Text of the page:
Every morning, I stand at the front window of our house, looking out over the gentle slope of an Iowa farmfield rolling down toward the road. Our crops are vibrant and green, and they wave a morning greeting in the breeze. There’s always something so hopeful about that.
But then, as I scan this field, I see the sad sight that greets me morning after morning: a bald spot in the middle of the field, where crops should have been planted but weren’t. It looks like a giant scar, or a wound, a reminder that, for a season, all was not well.
My husband, Scott, is a crop farmer. And like farmers across the heartland, he was unable to plant some of his corn and soybeans due to unrelenting rains that kept him out of the field. Three months later, in the middle of a field, there remains this ugly, bare spot, where nothing was allowed to grow, because we couldn’t plant the seeds.
All spring, we read news reports like this one on our iPhone news apps: “U.S. corn planting this spring has crawled at its slowest pace in 40 years. It now may be at a standstill.” We saw the headlines come to life in our own community and on our own farm.
It felt like a sort of vandalism, like Mother Nature worked tirelessly to destroy the perennial hope of the farmer. And if we dug down deep into the whole matter of things, it felt like God had turned His back on the farmer while the vandal roamed unchecked.
I suppose some farmers lifted their hands to the sky, saying “Thy will be done” to a sovereign and holy God. Others felt cheated, wronged, and wholly frustrated.
All of us were in the middle of a hard but important lesson: farming is an act of faith. Like my husband says, “I didn’t learn surrender in a church. I learned it in a field.”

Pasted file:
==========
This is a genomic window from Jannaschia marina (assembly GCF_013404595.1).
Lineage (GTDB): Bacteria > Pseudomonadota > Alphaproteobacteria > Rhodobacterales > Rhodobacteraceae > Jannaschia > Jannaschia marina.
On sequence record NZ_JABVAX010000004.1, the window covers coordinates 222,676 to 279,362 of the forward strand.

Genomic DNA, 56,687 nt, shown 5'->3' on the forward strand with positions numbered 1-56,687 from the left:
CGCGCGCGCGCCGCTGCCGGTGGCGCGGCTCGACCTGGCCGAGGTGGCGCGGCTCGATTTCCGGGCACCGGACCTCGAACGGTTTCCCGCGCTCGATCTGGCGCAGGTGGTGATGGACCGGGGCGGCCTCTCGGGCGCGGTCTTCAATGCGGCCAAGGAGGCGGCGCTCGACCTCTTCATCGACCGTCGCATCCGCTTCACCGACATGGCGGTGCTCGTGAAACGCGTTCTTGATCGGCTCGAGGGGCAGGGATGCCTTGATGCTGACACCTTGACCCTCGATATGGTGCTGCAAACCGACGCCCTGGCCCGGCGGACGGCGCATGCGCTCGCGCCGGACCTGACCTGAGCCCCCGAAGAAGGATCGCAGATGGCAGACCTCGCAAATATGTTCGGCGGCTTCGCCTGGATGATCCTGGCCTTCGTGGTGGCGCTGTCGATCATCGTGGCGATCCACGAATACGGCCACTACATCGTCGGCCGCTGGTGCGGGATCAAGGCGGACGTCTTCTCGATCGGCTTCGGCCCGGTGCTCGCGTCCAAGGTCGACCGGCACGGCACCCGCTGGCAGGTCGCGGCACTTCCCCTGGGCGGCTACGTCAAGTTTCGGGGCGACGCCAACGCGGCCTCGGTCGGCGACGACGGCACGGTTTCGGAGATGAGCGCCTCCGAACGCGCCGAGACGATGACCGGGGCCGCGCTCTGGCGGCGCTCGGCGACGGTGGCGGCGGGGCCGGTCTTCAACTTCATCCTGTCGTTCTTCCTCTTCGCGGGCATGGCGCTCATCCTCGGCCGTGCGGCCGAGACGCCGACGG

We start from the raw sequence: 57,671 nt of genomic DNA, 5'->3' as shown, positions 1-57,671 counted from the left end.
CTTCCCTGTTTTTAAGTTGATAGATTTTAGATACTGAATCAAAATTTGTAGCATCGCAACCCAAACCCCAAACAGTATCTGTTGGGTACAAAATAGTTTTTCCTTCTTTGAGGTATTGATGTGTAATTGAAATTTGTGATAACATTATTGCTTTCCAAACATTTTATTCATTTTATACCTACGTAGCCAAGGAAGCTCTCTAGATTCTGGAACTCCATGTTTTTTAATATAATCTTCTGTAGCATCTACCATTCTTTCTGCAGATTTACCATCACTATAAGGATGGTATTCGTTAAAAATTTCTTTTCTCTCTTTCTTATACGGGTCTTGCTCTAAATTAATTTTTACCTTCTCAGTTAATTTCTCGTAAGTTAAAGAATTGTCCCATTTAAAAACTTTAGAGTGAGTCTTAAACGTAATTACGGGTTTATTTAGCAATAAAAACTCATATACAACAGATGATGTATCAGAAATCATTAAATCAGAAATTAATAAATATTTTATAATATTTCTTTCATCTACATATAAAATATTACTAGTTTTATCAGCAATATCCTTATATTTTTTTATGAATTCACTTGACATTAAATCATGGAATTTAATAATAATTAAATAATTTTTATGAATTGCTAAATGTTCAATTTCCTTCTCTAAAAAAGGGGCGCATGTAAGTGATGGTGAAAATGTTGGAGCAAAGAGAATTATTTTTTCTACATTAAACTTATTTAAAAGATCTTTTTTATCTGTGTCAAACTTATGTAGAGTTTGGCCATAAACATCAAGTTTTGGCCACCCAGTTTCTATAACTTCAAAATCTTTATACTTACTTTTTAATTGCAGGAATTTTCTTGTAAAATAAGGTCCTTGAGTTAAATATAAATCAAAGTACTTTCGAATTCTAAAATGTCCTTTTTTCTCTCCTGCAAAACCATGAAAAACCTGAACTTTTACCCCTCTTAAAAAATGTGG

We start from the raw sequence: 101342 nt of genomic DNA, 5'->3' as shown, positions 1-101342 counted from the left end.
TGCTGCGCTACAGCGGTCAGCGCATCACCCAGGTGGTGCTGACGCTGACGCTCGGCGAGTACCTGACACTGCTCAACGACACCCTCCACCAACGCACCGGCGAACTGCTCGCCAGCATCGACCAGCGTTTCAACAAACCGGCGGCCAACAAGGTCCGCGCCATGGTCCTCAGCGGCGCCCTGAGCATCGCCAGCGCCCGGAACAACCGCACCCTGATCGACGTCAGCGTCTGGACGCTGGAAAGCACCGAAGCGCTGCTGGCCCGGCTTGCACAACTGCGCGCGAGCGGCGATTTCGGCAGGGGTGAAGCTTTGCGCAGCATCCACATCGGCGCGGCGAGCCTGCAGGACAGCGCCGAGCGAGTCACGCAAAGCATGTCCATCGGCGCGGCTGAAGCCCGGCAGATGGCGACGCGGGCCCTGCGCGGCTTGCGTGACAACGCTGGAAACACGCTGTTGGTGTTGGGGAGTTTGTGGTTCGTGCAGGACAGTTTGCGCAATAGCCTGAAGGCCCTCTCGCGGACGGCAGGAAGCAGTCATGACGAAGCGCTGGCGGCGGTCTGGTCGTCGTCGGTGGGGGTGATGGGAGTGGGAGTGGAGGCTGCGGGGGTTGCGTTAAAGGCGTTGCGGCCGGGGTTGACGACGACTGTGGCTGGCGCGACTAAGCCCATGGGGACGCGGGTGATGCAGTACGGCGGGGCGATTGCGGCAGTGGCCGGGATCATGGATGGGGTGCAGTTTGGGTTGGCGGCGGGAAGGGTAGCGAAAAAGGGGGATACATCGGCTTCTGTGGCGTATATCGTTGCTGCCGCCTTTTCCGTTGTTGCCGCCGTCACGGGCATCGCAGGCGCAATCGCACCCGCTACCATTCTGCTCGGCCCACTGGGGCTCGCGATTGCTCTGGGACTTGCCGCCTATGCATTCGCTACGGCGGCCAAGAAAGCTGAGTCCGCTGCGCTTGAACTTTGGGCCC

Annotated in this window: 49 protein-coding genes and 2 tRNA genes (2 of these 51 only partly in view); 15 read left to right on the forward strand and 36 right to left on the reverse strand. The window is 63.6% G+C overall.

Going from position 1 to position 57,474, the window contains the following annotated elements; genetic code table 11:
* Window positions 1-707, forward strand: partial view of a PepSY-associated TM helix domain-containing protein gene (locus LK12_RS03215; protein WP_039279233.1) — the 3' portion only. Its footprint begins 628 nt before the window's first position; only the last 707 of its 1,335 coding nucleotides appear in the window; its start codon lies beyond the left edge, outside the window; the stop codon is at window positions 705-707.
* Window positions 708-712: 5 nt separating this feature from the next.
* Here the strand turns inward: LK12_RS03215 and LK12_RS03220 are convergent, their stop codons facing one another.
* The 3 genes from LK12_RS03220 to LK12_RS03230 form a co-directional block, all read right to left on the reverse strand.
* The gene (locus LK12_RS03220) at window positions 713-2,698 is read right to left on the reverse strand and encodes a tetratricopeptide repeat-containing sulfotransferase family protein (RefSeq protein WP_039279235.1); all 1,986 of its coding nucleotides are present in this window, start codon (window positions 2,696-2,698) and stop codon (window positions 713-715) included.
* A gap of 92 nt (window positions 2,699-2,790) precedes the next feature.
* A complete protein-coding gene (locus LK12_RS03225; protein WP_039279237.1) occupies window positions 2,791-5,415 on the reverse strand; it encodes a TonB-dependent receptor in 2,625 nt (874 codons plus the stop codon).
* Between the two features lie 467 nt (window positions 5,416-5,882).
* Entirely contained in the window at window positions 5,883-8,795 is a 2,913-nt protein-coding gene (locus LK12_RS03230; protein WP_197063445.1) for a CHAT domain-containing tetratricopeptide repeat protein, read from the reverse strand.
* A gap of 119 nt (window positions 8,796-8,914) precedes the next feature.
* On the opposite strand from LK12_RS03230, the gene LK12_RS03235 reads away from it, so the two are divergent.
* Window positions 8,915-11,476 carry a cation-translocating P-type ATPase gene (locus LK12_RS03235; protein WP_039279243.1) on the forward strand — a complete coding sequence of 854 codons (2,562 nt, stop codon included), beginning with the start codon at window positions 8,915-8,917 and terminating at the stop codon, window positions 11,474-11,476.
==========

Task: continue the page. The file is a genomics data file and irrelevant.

You may not be a farmer, but I’ll bet you know what it feels like to look out on what God has given you and see a wound in the fields you’ve been called to plant. You’ve probably heard a sermon or seen a social media graphic that reminded you it’s your job to plant the seeds, and it’s God’s job to make them grow. Quite often, that is a pretty fitting metaphor — that is, if you can actually plant those seeds.
But what about the fields you can’t even get to? What do you do when you’ve been called to steward that which God has given to you, but you find yourself on the edge of your field with fistfuls of seeds that will never make their way into the ground?
Perhaps, for you, the inaccessible field looks like the heart of a wayward child who won’t even text you anymore. Perhaps it’s an unfulfilled dream on which someone closed a door. Perhaps you’ve tried to plant seeds in a flailing ministry or a fractured marriage, but you can’t reach the field. Lord, why can’t I get to the field?
What then? What do we do when the cynicism creeps up, like weeds on a bald spot of a field?
This is what we do: We stand at the window, and we dwell in hope. That’s what the people of God do — we hope.
It takes great courage, but we wake up each day with hope. We accept that disappointments happen, but we don’t lose hope.
A single bit of hope is a very powerful thing. It compels you to look out on your fields, believing that in another season, another time, the fields will open up for you once more.
In time — if the seeds that God has placed in your hands were intended for those fields rolled out before you — they will open. I promise you, they will.
Until then, cast your seeds where you can. Wait for the time to enter the fallow fields. But never lose the hope given to you, in the name of the One who gave you the seeds in the first place.
I believe it as sure as I’m standing at the window today, looking out on a field in the heartland, knowing that in due season, we will plant again.
As for me, I will always have hope.
Psalm 71:14 (NIV)
We dwell in hope. That’s what the people of God do — we hope. -@dukeslee: Click To Tweet